One of the quotes I found most helpful was the part about how “only one person is touching the football.” I often forget to focus on the fundamentals of whatever field I’m working in, and I should start focusing on every step of the process because they’re all important in different ways. I also appreciate his stance on brick walls and how they exist to prove someone’s dedication, because I think that’s true. While watching, I made a list of some of my favorite quotes and pieces of advices that I’m sure I’ll be revisiting often.

Reflections on Privacy discussions: TED Talk and/or Privacy Policies by Chase Costner

The TED talk was fascinating, especially the part about creating dynamic ads that mimic the faces of people you know. It was a little dated, but I think that made it more alarming because now we can see that we’re actually headed in that direction. Personally, I’m okay with targeted ads because I would prefer to see things that are at least relevant to me, and every now and then I’m served something of interest. I do think there should be a limit, though, because the data could likely be used for wrongdoing in the event that it’s compromised.

I’m not surprised that most of the privacy policies we looked at were similar, especially for the social networks. I’m able to use Instagram and Twitter for free and I enjoy them, so I’m not against letting them make a little money off of their users. Also, most of the policies seemed easy to understand. As privacy becomes more and more of a concern, I’m glad that tech companies are starting to open up about their practices, but I think there’s still a lot of room to grow - especially when it comes to sharing data with 3rd parties.

Reflections on Hive Tracks and Bee Informed Partnership ethics case study by Chase Costner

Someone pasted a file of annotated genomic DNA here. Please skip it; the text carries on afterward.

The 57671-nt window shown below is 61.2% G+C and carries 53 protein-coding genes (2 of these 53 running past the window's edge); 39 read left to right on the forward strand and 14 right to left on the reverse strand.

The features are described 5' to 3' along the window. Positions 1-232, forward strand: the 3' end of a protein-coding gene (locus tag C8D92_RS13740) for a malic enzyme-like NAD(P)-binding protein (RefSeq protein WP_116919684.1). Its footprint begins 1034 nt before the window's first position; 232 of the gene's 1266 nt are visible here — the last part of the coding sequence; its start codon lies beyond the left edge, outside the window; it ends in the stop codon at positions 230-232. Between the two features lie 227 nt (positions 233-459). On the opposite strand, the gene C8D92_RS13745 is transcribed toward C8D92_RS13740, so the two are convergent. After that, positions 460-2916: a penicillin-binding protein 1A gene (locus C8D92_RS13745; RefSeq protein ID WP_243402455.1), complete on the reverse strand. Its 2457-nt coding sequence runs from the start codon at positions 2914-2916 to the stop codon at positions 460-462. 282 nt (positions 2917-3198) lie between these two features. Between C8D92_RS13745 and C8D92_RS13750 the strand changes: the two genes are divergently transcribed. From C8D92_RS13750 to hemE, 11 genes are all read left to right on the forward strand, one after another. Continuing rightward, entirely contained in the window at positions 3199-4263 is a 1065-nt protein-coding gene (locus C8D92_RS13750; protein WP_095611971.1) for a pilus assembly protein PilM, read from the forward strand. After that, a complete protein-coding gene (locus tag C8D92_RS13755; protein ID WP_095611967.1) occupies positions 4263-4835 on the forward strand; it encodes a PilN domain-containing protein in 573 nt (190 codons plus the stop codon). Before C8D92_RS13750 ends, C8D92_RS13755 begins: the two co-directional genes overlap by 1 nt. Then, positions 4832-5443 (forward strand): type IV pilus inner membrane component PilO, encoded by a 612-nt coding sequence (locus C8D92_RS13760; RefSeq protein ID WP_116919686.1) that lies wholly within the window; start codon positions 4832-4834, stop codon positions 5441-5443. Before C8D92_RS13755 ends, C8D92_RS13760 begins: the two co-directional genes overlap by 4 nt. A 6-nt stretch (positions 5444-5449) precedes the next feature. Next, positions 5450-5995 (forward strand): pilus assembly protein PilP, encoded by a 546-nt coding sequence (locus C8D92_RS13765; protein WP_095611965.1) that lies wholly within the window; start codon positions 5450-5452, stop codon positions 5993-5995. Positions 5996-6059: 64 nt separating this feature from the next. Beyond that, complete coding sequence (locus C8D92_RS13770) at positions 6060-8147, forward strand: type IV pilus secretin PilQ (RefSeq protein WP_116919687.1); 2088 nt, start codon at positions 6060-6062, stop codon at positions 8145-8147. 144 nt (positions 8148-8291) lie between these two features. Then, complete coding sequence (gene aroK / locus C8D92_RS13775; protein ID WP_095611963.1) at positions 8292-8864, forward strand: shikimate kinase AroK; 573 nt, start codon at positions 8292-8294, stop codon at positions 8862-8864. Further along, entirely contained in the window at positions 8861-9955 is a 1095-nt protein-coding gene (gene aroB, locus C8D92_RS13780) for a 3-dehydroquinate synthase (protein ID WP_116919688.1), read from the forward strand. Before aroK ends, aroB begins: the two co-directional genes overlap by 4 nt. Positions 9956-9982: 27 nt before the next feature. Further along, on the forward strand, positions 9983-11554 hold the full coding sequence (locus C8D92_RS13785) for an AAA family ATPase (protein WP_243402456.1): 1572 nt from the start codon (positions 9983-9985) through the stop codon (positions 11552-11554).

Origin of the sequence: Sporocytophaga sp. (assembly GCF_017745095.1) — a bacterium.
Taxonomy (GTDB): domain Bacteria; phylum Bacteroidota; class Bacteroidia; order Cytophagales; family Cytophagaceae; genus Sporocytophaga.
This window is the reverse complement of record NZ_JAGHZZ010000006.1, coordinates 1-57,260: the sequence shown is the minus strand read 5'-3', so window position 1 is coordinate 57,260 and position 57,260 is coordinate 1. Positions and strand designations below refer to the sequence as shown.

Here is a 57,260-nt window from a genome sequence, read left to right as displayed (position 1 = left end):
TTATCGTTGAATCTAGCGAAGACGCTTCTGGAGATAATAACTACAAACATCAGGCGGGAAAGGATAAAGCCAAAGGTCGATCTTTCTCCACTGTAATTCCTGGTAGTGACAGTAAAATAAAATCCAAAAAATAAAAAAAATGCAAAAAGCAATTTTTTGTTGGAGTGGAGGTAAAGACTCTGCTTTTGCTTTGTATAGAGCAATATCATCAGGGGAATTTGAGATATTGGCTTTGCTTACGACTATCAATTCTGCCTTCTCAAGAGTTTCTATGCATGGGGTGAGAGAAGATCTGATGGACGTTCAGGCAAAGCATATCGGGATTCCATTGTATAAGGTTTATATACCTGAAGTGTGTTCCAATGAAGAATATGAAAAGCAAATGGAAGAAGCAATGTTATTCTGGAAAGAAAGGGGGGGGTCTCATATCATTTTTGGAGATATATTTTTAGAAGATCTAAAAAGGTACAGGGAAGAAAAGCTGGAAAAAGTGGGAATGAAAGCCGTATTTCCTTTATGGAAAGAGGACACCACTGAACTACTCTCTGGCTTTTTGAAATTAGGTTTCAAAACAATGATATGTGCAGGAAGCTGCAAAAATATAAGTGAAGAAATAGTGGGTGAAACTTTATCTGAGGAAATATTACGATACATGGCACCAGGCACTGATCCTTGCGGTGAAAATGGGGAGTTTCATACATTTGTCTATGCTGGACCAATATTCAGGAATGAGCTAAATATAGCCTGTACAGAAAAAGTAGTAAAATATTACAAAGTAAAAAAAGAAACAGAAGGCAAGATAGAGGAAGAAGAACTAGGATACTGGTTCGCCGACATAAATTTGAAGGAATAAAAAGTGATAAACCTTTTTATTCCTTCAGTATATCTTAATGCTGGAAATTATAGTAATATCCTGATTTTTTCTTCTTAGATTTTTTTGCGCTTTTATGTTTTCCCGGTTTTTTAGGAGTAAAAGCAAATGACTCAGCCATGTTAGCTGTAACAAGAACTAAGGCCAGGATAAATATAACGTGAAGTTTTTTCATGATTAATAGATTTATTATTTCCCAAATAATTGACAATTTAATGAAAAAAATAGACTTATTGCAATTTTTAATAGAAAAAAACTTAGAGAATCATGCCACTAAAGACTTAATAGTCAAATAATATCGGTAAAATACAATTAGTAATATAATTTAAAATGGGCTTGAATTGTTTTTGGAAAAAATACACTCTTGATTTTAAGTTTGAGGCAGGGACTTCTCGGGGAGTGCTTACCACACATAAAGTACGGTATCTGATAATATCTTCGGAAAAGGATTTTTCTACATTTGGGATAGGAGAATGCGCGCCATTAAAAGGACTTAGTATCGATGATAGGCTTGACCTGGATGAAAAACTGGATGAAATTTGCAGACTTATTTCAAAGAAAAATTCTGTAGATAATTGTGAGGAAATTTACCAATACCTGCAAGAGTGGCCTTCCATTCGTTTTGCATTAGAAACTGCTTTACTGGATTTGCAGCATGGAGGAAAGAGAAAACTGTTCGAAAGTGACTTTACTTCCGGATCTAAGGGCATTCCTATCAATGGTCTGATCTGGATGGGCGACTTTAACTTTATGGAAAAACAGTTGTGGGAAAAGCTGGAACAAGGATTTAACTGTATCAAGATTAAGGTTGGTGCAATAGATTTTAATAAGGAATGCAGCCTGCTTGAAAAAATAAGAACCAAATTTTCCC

I thought the HiveTracks presentation was pretty interesting. I’m familiar with the software and have been to several talks on beekeeping over the years, but I’d never thought about the intricacies of how user data is handled. The privacy policy is easy to understand, and it’s good to know that location information isn’t shared by default - in fact, that’s one of the main points on the home page, so I’m glad there’s been some attention to privacy. I wasn't aware that HiveTracks works with the Bee Informed Partnership, but I think it’s pretty awesome to use the data for good instead of just for marketing purposes.

The discussion on intellectual property was also interesting. Since most code I write is for academic purposes, I rarely think about the business and legal aspects of creating software with a partner in a corporate setting. Overall, it was cool to get some insight into the thoughts behind a software company.

Reflections on Ethics Discussion by Chase Costner

I enjoyed getting to know a bit more about the backgrounds of my classmates through their ethics discussions. I've had classes with many of them over the years, but never had a chance to get to know all of them. My favorite part, though, was the conversations that came from the questions asked at the end of every presentation. It was pretty neat that we didn't have a format, yet one arose naturally, and everyone made great arguments/counterarguments.

I'm looking forward to future debates around computer science because there's a lot happening in the news surrounding cybersecurity and the handling of user data, and I'm curious to learn more.

Also, here's a link to the podcast episode I mentioned:

Introduction by Chase Costner

My best in-class computing experience was probably in Systems 2, when we did the "hacking" labs. A lot of concepts around data security and code optimization started to make a lot more sense, and the problems were satisfying puzzles to solve. I was also fascinated by the idea of injecting code through a text box, and gained more appreciation for cybersecurity.

My favorite outside-of-class computing experience was when I figured out a way to make non-euclidean spaces in Unity 3D. There wasn't a whole lot of documentation on this around the time, so I had to figure everything out from scratch. Basically, I wanted to make a Tardis (from Dr. Who) that was bigger on the inside, and allow the played to seamlessly enter/exit the space. I learned a lot about how spaces are rendered, and the project was a success!